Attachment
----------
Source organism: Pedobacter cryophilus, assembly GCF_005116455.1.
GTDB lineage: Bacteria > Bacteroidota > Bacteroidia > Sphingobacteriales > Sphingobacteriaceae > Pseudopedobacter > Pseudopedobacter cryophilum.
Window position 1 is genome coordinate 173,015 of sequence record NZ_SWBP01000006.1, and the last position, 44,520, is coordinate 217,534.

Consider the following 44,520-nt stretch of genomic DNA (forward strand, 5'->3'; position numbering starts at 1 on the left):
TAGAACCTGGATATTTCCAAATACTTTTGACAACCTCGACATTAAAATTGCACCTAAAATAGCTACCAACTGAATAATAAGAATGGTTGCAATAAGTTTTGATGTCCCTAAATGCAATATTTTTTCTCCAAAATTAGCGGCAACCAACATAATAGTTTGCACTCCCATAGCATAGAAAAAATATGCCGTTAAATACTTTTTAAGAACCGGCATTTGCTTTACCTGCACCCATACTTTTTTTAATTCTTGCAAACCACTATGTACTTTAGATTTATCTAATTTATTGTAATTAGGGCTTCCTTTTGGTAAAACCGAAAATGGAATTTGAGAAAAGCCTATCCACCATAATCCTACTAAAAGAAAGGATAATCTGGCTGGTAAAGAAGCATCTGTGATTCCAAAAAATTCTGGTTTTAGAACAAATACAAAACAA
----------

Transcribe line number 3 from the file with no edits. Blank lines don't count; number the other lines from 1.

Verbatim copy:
Window position 1 is genome coordinate 173,015 of sequence record NZ_SWBP01000006.1, and the last position, 44,520, is coordinate 217,534.